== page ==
What Is a Business Plan?

Definition and Examples of a Business Plan

Executives crafting a business plan
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A business plan is a document that summarizes the operational and financial objectives of a business. It is a business's road map to success with detailed plans and budgets that show how the objectives will be realized.

Keep reading to learn the basic components of a business plan, why they're useful, and how they differ from an investment plan.

What Is a Business Plan?

A business plan is a guide for how a company will achieve its goals. For anyone starting a business, crafting a business plan is a vital first step. Having these concrete milestones will help track the business's success (or lack thereof). There are different business plans for different purposes, and the best business plans are living documents that respond to real-world factors as quickly as possible.

In a nutshell, a business plan is a practice in due diligence. When it's done well, it will prevent entrepreneurs from wasting time and money on a venture that won't work.

How Does a Business Plan Work?

If you have an idea for starting a new venture, a business plan can help you determine if your business idea is viable. There's no point in starting a business if there is little or no chance that the business will be profitable, and a business plan helps to figure out your chances of success.

In many cases, people starting new businesses don't have the money they need to start the business they want to start. If start-up financing is required, you must have an investor-ready business plan to show potential investors that demonstrates how the proposed business will be profitable.

Since the business plan contains detailed financial projections, forecasts about your business's performance, and a marketing plan, it's an incredibly useful tool for everyday business planning. To be as effective as possible, it should be reviewed regularly and updated as required.

Business owners have leeway when crafting their business plan outline. They can be short or long, and they can include whatever detail you think will be useful. There are basic templates you can work from, and you'll likely notice some common elements if you look up examples of business plans.

Market Analysis

The market analysis will reveal whether there is sufficient demand for your product or service in your target market. If the market is already saturated, your business model will need to be changed (or scrapped).

Competitive Analysis

The competitive analysis will examine the strengths and weaknesses of the competition and help direct your strategy for garnering a share of the market in your marketing plan. If the existing market is dominated by established competitors, for instance, you will have to come up with a marketing plan to lure customers from the competition (lower prices, better service, etc.).

Management Plan

The management plan outlines your business structure, management, and staffing requirements. If your business requires specific employee and management expertise, you will need a strategy for finding and hiring qualified staff and retaining them.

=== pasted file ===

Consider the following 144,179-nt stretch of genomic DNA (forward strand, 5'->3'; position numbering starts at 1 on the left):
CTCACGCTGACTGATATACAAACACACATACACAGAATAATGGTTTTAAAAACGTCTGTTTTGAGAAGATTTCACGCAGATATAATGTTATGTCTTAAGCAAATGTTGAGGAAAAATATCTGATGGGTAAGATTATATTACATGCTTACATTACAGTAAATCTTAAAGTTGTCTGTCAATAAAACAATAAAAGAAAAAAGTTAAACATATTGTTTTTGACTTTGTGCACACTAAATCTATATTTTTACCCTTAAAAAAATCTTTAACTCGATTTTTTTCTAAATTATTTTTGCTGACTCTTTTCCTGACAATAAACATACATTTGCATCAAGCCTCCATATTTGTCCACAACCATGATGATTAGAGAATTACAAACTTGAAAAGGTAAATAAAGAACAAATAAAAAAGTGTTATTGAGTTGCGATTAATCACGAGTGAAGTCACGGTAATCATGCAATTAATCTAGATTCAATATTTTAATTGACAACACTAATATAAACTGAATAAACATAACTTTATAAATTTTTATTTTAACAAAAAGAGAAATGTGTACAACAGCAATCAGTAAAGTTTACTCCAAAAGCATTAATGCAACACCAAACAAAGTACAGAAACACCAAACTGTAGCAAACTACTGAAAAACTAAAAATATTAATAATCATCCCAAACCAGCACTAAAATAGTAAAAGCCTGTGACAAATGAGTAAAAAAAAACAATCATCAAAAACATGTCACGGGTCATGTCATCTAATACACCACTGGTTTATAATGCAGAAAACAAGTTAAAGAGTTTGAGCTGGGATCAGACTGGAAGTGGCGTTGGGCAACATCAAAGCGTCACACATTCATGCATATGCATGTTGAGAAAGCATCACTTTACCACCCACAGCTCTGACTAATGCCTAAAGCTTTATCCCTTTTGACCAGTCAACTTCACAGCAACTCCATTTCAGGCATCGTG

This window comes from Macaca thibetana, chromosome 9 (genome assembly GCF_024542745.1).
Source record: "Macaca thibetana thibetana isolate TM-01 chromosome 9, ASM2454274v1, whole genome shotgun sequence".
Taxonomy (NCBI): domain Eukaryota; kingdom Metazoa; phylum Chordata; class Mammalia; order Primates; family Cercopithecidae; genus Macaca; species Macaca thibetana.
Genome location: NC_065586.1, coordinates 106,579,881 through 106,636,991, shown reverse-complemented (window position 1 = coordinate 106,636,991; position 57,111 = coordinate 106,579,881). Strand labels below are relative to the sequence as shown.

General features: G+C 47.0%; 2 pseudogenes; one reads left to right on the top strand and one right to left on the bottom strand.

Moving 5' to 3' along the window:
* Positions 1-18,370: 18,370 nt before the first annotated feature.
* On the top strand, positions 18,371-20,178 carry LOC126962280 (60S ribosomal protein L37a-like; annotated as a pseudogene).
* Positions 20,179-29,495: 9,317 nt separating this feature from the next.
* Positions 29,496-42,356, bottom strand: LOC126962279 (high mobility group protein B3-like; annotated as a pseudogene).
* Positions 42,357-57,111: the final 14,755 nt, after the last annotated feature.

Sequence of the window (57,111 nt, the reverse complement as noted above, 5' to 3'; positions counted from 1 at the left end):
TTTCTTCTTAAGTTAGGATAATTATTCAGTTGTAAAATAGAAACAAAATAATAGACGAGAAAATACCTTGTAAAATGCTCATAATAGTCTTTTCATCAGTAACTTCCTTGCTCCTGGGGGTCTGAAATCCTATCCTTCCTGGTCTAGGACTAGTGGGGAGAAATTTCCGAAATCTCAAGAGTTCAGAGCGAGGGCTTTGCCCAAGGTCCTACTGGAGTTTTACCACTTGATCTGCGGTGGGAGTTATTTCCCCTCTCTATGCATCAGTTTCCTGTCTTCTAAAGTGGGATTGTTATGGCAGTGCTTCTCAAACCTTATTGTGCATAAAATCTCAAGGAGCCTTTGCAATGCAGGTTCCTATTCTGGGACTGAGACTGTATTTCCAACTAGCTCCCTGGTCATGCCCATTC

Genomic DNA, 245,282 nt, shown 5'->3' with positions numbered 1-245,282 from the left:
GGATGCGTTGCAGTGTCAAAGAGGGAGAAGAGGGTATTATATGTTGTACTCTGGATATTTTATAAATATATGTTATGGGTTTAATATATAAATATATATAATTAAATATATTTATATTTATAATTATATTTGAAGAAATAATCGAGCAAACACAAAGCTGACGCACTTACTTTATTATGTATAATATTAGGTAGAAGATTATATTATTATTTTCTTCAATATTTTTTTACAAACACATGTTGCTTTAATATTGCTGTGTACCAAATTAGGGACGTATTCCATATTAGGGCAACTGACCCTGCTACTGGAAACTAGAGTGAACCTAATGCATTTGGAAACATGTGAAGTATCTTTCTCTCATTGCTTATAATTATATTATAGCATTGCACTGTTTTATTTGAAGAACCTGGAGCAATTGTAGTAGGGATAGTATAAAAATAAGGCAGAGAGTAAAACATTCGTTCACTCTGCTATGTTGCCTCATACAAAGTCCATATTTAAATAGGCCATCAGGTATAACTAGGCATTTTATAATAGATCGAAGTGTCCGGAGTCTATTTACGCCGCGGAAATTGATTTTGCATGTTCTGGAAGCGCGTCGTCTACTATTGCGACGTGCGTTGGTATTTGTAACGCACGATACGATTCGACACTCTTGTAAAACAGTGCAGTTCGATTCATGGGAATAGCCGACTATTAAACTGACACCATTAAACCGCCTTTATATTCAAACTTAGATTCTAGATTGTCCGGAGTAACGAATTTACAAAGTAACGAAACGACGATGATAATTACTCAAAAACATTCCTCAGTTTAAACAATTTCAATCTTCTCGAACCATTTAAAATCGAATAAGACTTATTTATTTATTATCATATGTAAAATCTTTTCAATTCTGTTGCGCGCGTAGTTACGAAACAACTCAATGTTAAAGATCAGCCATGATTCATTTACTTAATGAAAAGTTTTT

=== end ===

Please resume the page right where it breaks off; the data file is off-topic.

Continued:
Operating Plan

The operating plan describes your facilities, equipment, inventory, and supply requirements. Business location and accessibility are critical for many businesses. If this is the case for your business, you will need to scout potential sites. If your proposed business requires parts or raw materials to produce goods to be sold to customers, you will need to investigate potential supply chains.

Financial Plan

The financial plan is the determining factor as to whether your proposed business idea is likely to be a success. If financing is required, your financial plan will determine how likely you are to obtain start-up funding in the form of equity or debt financing from banks, angel investors, or venture capitalists. You can have a great idea for a business, along with excellent marketing, management, and operational plans, but if the financial plan shows that the business will not be profitable enough, then the business model is not viable and there's no point in starting that venture.

Business Plan vs. Investment Proposal

Business Plan vs. Investment Proposal
Business Plan Investment Proposal
Internal document External document
Guides decision-making within the business Attempts to convince those outside the company to invest in the business

A business plan is similar to an investment proposal. In fact, investment proposals are sometimes called investor-ready business plans. Generally speaking, they both have the same contents. You can think of an investment proposal as a business plan with a different audience.

The business plan is largely an internal document, intended to guide the decisions of executives, managers, and employees. The investment proposal, on the other hand, is designed to be presented to external agencies.

Key Takeaways

  • A business plan is a detailed road map that explains what the company's goals are and how it will achieve them.
  • The exact details of a business plan will depend on the intended audience and the nature of the business.
  • It's a good idea to regularly revisit your business plan so you know it's as accurate, realistic, and detailed as possible.